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When Tom Willcox and wife Shirley were looking to move to the Chilterns to be nearer to their grown-up children, the potential purchase of a house came with an important proviso.
“We told the vendors we’d buy it,” says Tom, “but only if we could get permission to extend the garage.”
Fortunately the necessary consent was obtained, and the extra space was built to provide room for Tom’s 1929 Lagonda Close-Coupled Saloon, Shirley’s ’30 MG M-type and, just as importantly, for Tom’s pre-war Hornby train set.
Willcox was introduced to the world of model railways at a young age. “Dad worked for the Southern Railway,” he recounts, “and built me a set.”
He still has some of that original layout, including a clockwork Hornby ‘No 1 Special’ that he’s owned since 1939.
But pride of place in the impressive miniature landscape goes to a station handmade by dad Stanley despite the privations of WW2: “Tin toys weren’t available during the war, so Dad built it using packaging from a Red Cross food parcel.”
Another prized possession came from an uncle captured by the Japanese: “My aunt and cousin were on the last boat out of Singapore, and I was given a 1912 Carette goods van that belonged to my uncle. It was missing its roof, so Dad made one from a tin of Robinson’s Patent Groats!”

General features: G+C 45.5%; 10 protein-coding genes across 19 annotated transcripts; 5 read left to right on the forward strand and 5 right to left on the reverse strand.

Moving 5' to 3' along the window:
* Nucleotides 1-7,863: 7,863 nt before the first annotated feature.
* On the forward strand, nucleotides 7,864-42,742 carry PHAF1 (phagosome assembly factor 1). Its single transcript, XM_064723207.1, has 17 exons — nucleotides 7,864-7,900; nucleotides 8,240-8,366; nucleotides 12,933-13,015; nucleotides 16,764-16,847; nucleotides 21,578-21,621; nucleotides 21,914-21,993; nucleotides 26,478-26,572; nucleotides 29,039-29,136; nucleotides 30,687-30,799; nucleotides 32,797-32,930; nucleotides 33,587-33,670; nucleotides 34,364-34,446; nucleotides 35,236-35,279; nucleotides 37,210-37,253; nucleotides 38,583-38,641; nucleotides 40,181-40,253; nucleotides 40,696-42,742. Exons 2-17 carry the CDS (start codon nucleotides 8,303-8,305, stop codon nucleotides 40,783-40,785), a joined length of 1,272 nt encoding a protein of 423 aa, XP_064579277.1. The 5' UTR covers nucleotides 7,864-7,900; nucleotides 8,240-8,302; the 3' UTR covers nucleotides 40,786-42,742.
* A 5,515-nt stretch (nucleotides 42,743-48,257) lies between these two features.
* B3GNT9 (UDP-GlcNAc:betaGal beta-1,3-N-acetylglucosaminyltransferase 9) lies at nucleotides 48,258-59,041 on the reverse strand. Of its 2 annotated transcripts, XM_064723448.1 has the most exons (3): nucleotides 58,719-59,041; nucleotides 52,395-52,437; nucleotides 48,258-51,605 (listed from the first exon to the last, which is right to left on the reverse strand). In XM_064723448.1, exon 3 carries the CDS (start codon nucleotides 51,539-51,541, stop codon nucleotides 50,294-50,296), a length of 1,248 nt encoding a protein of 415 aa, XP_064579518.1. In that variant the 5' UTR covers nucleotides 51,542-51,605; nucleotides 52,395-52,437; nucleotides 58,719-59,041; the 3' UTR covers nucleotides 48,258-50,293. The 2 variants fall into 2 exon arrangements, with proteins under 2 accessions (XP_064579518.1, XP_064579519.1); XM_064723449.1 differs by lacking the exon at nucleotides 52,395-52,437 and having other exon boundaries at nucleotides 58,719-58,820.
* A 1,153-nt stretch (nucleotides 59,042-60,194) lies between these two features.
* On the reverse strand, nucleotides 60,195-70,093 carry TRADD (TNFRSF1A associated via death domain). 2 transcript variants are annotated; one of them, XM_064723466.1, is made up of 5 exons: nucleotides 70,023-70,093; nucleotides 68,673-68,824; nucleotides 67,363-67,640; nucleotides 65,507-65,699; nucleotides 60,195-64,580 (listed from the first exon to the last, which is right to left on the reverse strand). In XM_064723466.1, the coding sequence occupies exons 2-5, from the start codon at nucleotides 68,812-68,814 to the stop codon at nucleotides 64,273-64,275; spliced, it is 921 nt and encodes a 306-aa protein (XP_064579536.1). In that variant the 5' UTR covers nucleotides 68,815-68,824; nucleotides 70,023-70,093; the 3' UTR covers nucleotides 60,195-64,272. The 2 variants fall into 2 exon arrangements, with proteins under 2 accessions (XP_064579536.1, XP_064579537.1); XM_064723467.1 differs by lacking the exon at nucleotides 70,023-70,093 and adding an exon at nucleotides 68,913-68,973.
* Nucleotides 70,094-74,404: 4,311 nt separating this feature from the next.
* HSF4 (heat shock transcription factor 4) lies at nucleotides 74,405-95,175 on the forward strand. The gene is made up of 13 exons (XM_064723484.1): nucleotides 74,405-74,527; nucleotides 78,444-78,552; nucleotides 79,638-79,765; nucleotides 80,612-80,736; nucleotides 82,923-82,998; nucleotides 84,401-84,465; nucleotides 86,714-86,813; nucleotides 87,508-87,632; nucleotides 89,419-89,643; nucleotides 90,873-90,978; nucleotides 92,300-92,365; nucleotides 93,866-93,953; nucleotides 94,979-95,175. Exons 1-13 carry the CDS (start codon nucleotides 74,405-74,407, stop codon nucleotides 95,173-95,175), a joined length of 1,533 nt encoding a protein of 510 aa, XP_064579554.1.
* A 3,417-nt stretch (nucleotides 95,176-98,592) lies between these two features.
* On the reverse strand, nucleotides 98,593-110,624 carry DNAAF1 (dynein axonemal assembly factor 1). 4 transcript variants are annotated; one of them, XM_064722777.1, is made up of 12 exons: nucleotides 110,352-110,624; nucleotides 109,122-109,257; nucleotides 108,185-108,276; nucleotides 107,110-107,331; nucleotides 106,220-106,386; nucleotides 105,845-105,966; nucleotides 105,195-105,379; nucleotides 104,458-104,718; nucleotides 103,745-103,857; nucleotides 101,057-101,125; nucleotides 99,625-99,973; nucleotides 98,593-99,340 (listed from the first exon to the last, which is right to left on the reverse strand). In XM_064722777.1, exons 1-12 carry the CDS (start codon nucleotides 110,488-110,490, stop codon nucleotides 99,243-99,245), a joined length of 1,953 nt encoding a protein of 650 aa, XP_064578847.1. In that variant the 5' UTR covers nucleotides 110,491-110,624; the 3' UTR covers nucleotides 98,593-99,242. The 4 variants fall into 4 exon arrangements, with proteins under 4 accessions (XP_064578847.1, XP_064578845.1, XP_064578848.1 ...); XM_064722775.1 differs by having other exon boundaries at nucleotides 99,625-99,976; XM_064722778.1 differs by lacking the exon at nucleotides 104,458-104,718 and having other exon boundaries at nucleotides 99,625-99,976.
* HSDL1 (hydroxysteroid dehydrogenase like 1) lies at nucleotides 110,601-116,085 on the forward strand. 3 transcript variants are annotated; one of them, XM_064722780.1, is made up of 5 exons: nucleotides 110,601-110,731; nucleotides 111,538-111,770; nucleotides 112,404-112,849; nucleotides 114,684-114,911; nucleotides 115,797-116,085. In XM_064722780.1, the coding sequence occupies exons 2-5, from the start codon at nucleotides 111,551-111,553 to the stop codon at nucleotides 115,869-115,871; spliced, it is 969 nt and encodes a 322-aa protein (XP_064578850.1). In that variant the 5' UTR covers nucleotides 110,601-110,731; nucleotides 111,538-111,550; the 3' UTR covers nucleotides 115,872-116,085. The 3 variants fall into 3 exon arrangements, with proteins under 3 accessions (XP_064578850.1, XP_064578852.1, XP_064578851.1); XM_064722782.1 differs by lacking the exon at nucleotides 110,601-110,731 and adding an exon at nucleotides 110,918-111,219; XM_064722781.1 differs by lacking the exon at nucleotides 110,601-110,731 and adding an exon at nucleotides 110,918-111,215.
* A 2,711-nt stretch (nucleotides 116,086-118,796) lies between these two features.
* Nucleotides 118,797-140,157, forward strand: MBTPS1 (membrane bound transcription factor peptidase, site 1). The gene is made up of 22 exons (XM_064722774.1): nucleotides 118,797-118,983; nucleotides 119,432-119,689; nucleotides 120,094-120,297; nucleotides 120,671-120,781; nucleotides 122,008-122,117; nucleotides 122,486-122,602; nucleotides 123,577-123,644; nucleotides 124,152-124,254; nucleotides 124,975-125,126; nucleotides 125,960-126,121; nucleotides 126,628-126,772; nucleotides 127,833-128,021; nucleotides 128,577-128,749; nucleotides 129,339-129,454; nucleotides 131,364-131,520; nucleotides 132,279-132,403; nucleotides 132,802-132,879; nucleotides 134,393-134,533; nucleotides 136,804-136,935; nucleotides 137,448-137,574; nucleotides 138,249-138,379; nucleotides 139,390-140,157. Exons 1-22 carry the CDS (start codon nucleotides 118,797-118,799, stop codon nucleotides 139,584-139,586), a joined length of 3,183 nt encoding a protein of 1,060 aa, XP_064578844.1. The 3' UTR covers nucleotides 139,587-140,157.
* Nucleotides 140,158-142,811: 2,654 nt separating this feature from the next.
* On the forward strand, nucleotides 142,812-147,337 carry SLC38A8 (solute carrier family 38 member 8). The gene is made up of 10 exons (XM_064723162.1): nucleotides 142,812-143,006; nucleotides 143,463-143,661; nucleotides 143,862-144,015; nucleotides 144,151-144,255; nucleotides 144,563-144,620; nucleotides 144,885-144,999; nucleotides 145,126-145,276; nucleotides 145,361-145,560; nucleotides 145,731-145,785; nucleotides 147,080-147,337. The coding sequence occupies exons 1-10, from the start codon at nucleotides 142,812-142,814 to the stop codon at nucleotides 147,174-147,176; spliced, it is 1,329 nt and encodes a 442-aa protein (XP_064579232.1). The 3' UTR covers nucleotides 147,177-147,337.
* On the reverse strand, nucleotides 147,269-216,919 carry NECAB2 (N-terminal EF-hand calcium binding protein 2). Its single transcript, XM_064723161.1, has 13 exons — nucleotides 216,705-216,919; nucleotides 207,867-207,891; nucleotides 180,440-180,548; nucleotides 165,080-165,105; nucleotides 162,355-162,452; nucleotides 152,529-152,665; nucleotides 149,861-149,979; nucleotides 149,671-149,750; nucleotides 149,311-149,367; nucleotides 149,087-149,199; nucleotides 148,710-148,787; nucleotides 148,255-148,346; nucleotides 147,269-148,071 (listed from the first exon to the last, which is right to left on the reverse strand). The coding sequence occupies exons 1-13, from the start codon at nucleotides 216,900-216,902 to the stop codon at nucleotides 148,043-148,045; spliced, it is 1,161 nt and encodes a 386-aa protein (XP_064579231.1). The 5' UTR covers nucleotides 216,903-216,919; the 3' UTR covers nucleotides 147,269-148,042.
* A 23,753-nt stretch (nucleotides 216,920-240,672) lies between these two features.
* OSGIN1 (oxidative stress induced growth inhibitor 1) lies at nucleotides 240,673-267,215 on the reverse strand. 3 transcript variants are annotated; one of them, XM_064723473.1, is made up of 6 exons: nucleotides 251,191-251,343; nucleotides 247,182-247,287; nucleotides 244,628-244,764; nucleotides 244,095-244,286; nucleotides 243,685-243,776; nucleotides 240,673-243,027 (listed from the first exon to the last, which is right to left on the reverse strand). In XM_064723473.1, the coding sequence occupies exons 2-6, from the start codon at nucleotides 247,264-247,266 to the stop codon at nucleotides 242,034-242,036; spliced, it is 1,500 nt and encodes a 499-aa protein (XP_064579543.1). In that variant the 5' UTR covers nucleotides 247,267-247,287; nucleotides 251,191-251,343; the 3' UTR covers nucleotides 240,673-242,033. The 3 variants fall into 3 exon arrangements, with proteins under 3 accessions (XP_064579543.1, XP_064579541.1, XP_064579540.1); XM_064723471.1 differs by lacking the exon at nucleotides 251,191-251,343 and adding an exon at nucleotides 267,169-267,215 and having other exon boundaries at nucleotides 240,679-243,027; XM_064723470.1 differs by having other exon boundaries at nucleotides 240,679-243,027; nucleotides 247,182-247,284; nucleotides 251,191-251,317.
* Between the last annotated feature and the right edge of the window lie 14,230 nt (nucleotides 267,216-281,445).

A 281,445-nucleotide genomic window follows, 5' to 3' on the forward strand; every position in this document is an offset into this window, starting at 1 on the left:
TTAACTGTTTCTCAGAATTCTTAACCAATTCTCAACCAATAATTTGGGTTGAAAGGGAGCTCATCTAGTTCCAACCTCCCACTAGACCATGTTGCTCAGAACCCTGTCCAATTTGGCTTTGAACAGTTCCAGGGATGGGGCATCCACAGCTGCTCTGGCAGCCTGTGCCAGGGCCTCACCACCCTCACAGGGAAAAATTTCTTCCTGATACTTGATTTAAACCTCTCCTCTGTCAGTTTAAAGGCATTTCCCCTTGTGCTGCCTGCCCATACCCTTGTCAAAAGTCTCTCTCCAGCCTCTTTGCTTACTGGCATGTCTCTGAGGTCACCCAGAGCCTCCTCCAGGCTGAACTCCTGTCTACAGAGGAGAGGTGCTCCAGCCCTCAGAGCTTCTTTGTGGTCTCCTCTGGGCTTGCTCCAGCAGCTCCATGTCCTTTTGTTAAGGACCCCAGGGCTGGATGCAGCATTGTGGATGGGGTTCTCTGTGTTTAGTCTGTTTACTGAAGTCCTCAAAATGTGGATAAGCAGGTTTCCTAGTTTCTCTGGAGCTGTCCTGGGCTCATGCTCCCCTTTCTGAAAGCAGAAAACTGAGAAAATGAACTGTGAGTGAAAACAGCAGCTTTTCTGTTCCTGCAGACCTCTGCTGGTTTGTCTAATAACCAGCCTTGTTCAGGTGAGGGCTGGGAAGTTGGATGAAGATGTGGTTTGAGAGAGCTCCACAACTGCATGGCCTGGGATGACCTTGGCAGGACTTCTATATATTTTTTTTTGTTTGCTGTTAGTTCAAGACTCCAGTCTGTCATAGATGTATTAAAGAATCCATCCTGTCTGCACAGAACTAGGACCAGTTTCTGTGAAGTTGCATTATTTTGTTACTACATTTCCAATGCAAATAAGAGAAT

Thankfully, Uncle Donald survived the Burma railway to see his old goods wagon in its repaired state.
Growing up, Willcox developed a love of old cars and motorcycles, and most of his childhood toys were given away.
But on a visit to his parents in the ’70s, his mother mentioned that she still had the train set – did he want it back?
“I wasn’t sure that I did,” he smiles, “but when I felt the weight of the trains, and smelled the oil, the memories came flooding back.”
Rebuilt in the loft at home, the layout brought relief from the stresses of running his own business: “When I got home, Shirley would hand me a gin and tonic and I’d go straight up and run the trains. All my worries would disappear.”
Most of the pieces had survived remarkably well, thanks to that wartime childhood: “When I was a boy, I knew there was no chance of replacing these things, so I played with them very carefully.”
As Willcox rediscovered his childhood hobby, he expanded both layout and rolling stock.
“I’ve been quite lucky with buying and selling,” he says, “so I’ve not had to spend too much on it.”
The set now boasts eight locomotives and an impressive range of carriages and goods wagons, and is dotted with stations, engine sheds, enamel figures and Minic model cars: “None of it is to scale, but it looks all right.”
He’s very much a hands-on enthusiast, and is currently rewiring it for night-time running: “I’ve converted some of the signals into lamp posts, and an electric Metropolitan locomotive has a bulb on the front. It looks really impressive as it goes around.”
While his children share a love for old cars – daughter Nicola now drives the 1927 3 Litre Bentley he has owned for 60 years – the passion for model railways has skipped a generation.
It’s grandson Charlie, 14, who comes over to help with the trains.
“I sit here with a glass of red and watch Charlie run the set,” says Willcox with pride. “I’m sure Dad would be amazed and delighted that the set he started building more than 80 years ago still gives so much pleasure.”
Images: Tony Baker